A long and thoroughÂ investigation carried out byÂ global journalists has unveiled a whole shady network of rich and powerful leaders use offshore tax havens to hide their vast wealth,Â launder money, dodge sanctions and evade taxesÂ despite legal requirements in place that should prevent exactly those things from occurring.
Dubbed the Panama Papers,Â a cache ofÂ 11 millionÂ internalÂ documents from Panamanian law firmÂ Mossack Fonseca contained terabytes of documents regardingÂ 128 politicians and public officials, including 12 current and former world leaders.
The list of the peopleÂ indicated in the “Panama Papers” includesÂ close associates of Russian President Vladimir Putin, relatives of Chinese leader Xi Jinping and Sigmundur David Gunnlaugsson, Iceland’s prime minister,Â as well as Barcelona football starÂ Lionel Messi.
Several countries have already reacted to the scandalous leak, launching numerous tax evasion probes. Thus,Â Australia has already launched a probe into 800 wealthy Mossack Fonseca clients.
France and the Netherlands also voiced their decision to find the truth by thorough investigation, while a judicial source said Spain had opened a money-laundering investigation into the law firm.
The Kremlin, Â meanhile, suggested a US plot after the leaks put a close friend ofÂ the head of stateÂ at the top of an offshore empire worth more than $2 billion.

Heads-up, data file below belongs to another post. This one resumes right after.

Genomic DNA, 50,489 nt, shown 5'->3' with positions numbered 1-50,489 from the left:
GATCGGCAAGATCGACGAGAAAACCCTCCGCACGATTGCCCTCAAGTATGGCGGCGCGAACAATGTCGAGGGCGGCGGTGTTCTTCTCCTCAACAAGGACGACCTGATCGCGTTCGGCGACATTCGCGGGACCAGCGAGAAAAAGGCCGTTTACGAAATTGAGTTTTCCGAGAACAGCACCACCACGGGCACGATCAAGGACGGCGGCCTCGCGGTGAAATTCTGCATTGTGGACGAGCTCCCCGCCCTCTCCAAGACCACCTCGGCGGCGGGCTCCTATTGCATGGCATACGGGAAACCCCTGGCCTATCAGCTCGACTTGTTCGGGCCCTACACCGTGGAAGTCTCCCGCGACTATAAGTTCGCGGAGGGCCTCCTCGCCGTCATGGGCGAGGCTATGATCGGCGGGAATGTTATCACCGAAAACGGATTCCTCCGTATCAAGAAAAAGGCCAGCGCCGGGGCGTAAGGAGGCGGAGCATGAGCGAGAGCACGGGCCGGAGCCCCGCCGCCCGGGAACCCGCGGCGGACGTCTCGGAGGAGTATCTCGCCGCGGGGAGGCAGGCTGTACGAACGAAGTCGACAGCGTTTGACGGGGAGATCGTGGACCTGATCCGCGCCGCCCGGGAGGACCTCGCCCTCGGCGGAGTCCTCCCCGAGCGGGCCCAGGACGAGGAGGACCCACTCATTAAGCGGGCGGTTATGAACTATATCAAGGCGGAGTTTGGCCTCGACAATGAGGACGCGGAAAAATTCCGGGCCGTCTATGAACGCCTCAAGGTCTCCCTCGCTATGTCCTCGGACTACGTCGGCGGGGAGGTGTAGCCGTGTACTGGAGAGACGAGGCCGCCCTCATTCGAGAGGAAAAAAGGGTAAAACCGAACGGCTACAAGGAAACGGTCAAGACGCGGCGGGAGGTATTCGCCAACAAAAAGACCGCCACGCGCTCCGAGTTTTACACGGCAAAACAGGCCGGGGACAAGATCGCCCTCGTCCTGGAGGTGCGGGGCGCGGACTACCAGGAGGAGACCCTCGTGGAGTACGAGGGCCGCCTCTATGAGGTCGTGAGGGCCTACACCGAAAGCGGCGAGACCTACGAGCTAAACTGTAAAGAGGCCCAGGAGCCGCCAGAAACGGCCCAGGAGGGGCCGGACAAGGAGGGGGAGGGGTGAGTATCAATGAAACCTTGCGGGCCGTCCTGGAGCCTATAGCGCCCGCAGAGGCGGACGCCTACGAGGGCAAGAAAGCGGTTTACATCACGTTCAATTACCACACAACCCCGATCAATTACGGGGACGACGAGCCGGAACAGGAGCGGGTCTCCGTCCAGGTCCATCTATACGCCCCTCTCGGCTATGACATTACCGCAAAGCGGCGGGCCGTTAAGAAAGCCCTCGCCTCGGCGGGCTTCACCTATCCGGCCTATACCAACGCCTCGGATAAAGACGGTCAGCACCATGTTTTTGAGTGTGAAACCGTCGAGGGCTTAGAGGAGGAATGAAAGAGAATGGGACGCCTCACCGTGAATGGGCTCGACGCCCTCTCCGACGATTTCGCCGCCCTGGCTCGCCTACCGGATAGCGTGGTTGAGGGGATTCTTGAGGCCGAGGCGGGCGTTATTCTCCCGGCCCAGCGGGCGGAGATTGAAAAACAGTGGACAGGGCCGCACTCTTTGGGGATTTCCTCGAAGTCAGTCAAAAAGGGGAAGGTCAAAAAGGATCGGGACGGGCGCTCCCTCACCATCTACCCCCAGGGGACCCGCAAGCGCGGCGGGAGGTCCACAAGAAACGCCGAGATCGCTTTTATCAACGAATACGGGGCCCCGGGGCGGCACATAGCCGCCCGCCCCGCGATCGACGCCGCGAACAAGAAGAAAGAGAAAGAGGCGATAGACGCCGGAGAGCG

“Putin, Russia, our country, our stability and the upcoming elections are the main target, specifically to destabilise the situation,” said Kremlin spokesman Dmitry Peskov, claiming the journalists were former officers from the US state department, the CIA and special services.
â€śWe have received some excessivelyÂ rich requests that were more like questions at an interrogation,â€ť Peskov added. â€śHere we see no intent to conduct objective investigations, we see just an intention to publish a hatchet job.â€ť
TheÂ Mossack FonsecaÂ documents were first leaked to German newspaper SĂĽddeutsche Zeitung more than a year ago. Investigative journalists in countries around the word have been sifting through them ever since.
“The source wanted neither financial compensation nor anything else in return, apart from a few security measures,”Â SĂĽddeutsche ZeitungÂ said of its confidential source.
The newspaper shared the documents with the International Consortium ofÂ Investigative Journalists (ICIJ) and the Organized Crime and Corruption Reporting Project (OCCRP) which, in their turn, launched a global reporting effort involving 107 media organizations in 78 countries.
Mossack FonsecaÂ company said: “For 40 years Mossack Fonseca has operated beyond reproach in our home country and in other jurisdictions where we have operations. Our firm has never been accused or charged in connection with criminal wrongdoing.”
“If we detect suspicious activity or misconduct, we are quick to report it to the authorities. Similarly, when authorities approach us with evidence of possible misconduct, we always cooperate fully with them.”